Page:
There is a growing movement to surveil the drivers of cars — for insurance purposes.

One idea is that vehicle insurance premiums should depend on verifiable, periodic measurements of how far a car has been driven. The case for such premiums is strong: driving further clearly increases the risk of an accident, and "Pay As You Drive" premiums would allow (some) drivers to pay less for insurance; would allow insurance companies to make higher profits; and would reduce the congestion, greenhouse emission and traffic accident costs that each mile driven causes for society.

Another idea is that vehicles should collect data on the way that they are being driven (location, speed, acceleration and braking patterns, type of roads, time of day, smoothness of steering, etc). These measurements can be used to identify good drivers, and offer them insurance discounts — or to spot dangerous drivers, charge them higher premiums and encourage them to take driving skills courses. The policy case for this kind of measurement may turn out to be strong too, though it is less well-established.

The problem with these proposals is that they are often accompanied by a technical proposal for a tracking device that sits in your car and transmits voluminous data over wireless or satellite links, so that insurance companies can decide how much to charge you. Many modern vehicles are already collecting this information, and the insurance industry just needs to get a copy of it.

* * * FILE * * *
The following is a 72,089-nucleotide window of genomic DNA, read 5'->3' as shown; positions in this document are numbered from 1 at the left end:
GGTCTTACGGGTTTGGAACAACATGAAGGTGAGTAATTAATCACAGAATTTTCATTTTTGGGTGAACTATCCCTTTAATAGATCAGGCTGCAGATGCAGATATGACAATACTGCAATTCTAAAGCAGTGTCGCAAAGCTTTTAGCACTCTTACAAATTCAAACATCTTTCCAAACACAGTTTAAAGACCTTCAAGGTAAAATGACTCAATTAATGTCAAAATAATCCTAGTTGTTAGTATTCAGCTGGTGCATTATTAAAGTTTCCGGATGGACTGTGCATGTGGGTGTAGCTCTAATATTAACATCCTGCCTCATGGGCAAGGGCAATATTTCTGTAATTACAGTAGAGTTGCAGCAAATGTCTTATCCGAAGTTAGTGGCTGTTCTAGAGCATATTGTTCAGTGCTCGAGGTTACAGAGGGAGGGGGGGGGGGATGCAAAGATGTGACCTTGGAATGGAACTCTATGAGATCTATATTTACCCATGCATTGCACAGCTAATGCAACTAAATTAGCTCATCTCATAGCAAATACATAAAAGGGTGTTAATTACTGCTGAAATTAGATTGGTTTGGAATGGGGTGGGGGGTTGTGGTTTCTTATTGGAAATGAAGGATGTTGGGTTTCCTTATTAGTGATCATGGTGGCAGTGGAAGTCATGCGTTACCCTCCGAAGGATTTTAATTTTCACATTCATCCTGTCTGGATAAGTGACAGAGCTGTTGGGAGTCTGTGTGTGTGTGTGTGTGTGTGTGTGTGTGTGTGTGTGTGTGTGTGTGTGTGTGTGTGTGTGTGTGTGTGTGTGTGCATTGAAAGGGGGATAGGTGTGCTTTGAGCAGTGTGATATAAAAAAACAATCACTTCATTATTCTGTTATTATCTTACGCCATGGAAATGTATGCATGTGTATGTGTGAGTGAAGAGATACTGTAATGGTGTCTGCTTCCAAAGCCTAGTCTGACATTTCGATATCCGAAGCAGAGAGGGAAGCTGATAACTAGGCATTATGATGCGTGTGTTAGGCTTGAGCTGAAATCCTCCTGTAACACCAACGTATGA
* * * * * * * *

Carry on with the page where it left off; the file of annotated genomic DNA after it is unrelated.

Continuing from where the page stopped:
One state currently considering these schemes is California. The State's Department of Insurance held a workshop last week on how best to modify existing regulations to implement Pay As You Drive insurance. EFF participated in the process; you can read our letter to the Department (written with Andrew Blumberg at Stanford) here.

Briefly, EFF's view is that there is a perfectly good, ubiquitous and tamper-resistant device avaialable for measuring vehicle mileage: the odometer. It may be good policy to require fine-grained dependence of insurance premiums upon mileage — but if so, the data should be collected by examining odometers rather than 24/7 wireless or satellite surveillance. We think the public agrees: a similar tracking scheme by UK insurer Norwich Union was abandoned this week.

The best way to protect drivers' privacy, of course, is to not record any facts about where and when and how they are driving at all. But in the long run, there may be sound policy cases for devices that spot dangerous drivers, or charge road tolls based on congestion, etc. If policy-makers are persuaded that there is a strong need for such systems, they need to be built in a way that has the minimal possible privacy consequences. Cryptography offers many ways to implement these kinds of schemes without compromising locational privacy (one technical example is described in this paper). The general principle is that only the minimal amount of information should leave the vehicle: the total billable amount, for instance. If verification is an issue, cryptography and some extra hardware can provide it.

If governments are persuaded that they should allow insurers or anybody else to use detailed information on location or other vehicle observations, they should mandate that these schemes not upload any information from vehicles except for the premium itself, and they should require that the privacy properties of any technology being proposed for vehicles be audited by the computer security community before it is deployed.

If we let insurance companies, car manufacturers or tech companies build a gigantic driver surveillance system, it will be exceedingly difficult to go back to the days where you could drive to a church, or a gay bar, or a political meeting, or a cheap motel at lunchtime, without some company (or hacker) permanently recording that fact.

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